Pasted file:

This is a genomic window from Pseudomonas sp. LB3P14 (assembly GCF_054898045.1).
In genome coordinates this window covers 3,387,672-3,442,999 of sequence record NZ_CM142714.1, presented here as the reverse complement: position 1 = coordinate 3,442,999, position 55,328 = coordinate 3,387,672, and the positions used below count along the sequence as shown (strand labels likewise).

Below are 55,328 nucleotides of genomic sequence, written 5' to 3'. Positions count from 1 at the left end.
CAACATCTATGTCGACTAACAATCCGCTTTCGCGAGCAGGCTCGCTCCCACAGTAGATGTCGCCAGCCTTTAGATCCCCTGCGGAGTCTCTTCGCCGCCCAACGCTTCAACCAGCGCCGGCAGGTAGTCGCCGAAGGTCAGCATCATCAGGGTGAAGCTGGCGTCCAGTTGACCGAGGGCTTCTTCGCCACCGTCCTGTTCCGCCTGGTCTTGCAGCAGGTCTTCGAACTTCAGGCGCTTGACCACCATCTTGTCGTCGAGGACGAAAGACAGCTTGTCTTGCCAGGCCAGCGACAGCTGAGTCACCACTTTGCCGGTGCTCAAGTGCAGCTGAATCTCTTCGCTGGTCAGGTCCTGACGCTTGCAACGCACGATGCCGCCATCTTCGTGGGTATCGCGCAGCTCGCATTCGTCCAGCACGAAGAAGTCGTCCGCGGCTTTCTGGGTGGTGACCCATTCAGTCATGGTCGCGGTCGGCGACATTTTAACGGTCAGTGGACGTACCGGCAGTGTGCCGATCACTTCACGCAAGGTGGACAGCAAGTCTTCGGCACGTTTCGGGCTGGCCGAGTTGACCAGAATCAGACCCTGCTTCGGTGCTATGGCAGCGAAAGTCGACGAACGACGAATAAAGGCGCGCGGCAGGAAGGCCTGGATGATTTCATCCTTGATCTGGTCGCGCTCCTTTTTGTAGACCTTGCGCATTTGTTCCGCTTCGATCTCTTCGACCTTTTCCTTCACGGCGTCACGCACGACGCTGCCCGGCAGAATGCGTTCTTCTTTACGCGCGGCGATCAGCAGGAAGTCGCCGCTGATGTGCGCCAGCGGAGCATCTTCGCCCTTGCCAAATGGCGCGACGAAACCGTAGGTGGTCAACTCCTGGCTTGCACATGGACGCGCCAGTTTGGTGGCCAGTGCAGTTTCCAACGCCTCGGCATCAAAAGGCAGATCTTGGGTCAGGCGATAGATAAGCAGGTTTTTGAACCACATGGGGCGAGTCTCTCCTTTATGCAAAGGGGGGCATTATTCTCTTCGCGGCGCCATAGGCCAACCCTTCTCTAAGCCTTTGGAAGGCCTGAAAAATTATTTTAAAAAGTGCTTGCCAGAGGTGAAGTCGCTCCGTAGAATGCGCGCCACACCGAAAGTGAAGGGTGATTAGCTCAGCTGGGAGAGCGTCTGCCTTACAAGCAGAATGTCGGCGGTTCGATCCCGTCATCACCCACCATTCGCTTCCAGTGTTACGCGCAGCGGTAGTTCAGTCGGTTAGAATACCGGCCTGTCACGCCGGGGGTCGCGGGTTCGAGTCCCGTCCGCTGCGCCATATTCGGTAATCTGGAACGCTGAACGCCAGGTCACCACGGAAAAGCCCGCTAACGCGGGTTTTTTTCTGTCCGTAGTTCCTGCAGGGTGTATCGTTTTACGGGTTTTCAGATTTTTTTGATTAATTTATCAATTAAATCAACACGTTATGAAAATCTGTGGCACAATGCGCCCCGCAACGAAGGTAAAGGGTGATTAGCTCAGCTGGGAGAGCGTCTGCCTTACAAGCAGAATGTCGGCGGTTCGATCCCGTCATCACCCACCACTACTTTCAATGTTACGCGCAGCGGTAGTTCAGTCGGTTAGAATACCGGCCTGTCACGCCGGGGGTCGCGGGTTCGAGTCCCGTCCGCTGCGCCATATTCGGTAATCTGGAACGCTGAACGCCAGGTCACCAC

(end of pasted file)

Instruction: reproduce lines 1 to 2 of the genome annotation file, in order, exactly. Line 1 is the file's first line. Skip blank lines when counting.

This is a genomic window from Pseudomonas sp. LB3P14 (assembly GCF_054898045.1).
In genome coordinates this window covers 3,387,672-3,442,999 of sequence record NZ_CM142714.1, presented here as the reverse complement: position 1 = coordinate 3,442,999, position 55,328 = coordinate 3,387,672, and the positions used below count along the sequence as shown (strand labels likewise).